FTSE 100 energy company SSE (SSE) operates regulated electricity networks in the UK. And the company has been doing a good job moving operations over to renewable energy sources such as wind generators.
Meanwhile, shareholder payments look set to grow by increments in the years ahead after the directors rebased the dividend lower in the trading year to March 2020.
With the share price near 1,556p, the forward-looking yield is around 5.5% for the year to March 2023. I think that’s a generous and potentially sustainable yield from a business that fits well in today’s energy markets. I’d buy the shares with the aim of holding for at least a decade.
Of course, there are no guarantees of a positive investment return. And one area I’d keep an eye on is the firm’s level of borrowings, which are quite high. Indeed, the energy business takes lots of cash to develop and maintain infrastructure. If SSE’s cash flow falters, it’s possible shareholder returns could come under pressure. Nevertheless, I’d embrace the risks and include the stock in a long-term diversified dividend portfolio.
A defensive, cash-generating sector
In the FTSE 250 index, I reckon one of the best income investments can be found in food and beverage ingredients producer Tate & Lyle (LSE: TATE). I like the strong record of incremental rises in the dividend and the way a consistent stream of cash flowing into the business backs those payments.
It helps a lot that the firm operates in a stable and defensive sector, which I see as ideal for a dividend-led investment strategy.
With the share price near 763p, the forward-looking yield is near 4.3% for the trading year to March 2023. And in last week’s full-year results report, the company reported a “robust” performance. And the directors said the business is emerging stronger from the pandemic with decent long-term growth potential.
One concern I have is that City analysts forecast the pace of growth in earnings to be pedestrian. And it’s possible the valuation could contract, especially if earnings slip in the years ahead. Nevertheless, I’d take on the risks and buy some of the shares to hold for the long term.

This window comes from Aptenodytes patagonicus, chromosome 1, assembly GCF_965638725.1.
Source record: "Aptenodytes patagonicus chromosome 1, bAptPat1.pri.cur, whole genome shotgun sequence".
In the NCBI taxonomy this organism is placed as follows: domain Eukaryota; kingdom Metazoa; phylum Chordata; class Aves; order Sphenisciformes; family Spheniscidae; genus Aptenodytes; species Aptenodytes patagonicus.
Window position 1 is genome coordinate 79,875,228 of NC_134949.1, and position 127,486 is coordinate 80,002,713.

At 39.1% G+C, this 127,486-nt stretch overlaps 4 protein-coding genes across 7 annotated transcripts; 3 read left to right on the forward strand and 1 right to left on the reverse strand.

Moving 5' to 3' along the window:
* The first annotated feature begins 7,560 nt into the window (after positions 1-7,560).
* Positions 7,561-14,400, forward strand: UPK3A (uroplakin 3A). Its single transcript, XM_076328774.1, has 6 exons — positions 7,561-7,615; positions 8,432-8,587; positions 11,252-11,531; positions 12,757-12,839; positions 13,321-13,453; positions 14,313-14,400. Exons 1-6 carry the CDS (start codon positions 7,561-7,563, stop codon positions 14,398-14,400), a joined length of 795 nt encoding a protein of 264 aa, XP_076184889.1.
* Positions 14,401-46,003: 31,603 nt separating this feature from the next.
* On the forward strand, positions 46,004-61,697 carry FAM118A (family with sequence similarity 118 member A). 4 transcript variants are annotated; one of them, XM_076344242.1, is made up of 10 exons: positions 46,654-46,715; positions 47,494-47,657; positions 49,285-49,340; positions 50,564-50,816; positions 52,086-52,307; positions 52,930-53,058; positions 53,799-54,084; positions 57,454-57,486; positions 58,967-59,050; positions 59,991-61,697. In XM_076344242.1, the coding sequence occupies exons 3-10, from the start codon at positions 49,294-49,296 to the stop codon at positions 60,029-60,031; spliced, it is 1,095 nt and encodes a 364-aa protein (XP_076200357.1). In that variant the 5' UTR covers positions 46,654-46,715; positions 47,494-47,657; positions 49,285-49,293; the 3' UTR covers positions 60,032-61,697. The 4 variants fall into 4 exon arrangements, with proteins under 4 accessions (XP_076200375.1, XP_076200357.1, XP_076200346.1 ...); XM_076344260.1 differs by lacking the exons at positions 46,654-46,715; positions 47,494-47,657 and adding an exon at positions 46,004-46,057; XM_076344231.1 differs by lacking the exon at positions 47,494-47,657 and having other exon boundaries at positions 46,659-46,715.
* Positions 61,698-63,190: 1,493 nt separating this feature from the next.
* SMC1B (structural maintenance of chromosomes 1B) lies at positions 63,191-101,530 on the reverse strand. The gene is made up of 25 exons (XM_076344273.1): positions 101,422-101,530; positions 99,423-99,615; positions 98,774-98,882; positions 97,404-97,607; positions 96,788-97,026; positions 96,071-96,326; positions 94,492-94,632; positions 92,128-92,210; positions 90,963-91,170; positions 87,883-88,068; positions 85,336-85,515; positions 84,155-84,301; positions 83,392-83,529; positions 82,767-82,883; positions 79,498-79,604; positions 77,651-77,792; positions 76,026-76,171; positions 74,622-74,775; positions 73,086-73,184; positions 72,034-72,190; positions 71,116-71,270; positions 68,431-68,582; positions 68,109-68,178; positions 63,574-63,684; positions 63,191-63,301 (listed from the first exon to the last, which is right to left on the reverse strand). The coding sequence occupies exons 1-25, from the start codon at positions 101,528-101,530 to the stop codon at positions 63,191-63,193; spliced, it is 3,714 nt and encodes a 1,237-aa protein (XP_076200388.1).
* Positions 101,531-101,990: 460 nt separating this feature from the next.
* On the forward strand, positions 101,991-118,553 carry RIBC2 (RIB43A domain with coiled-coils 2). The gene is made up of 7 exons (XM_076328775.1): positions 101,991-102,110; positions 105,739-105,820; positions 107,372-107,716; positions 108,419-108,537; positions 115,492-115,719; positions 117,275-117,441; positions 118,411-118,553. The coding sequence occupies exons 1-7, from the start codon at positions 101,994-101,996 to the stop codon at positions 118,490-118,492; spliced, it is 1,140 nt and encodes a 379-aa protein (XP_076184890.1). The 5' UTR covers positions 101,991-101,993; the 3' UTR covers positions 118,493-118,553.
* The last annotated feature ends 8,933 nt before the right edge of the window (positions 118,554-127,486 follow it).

A FTSE company in a unique position
I’d find a place in my income portfolio for FTSE 100 energy company National Grid (LSE: NG). The firm has a unique position at the heart of the UK’s energy transmission networks. And it also has an energy business in the USA. Both divisions generate steady incoming cash flow, which is good for servicing shareholder dividends.
With the share price at 952p, the forward-looking dividend yield is around 5.4% for the trading year to March 2023. And City analysts see modest increases in the dividend in the coming years. However, National Grid is a heavily regulated business and capital reinvestment requirements are high for sustaining and improving the energy networks.
The firm has a high debt load and the directors will always need to balance servicing debt interest and shareholder dividend returns. It’s possible that future changes in regulatory requirements could make that task more difficult and I could lose money on the shares.
However, I’d take the risk and aim to hold the stock for a long-term investment.
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Kevin Godbold has no position in any share mentioned. The Motley Fool UK has no position in any of the shares mentioned. Views expressed on the companies mentioned in this article are those of the writer and therefore may differ from the official recommendations we make in our subscription services such as Share Advisor, Hidden Winners and Pro. Here at The Motley Fool we believe that considering a diverse range of insights makes us better investors.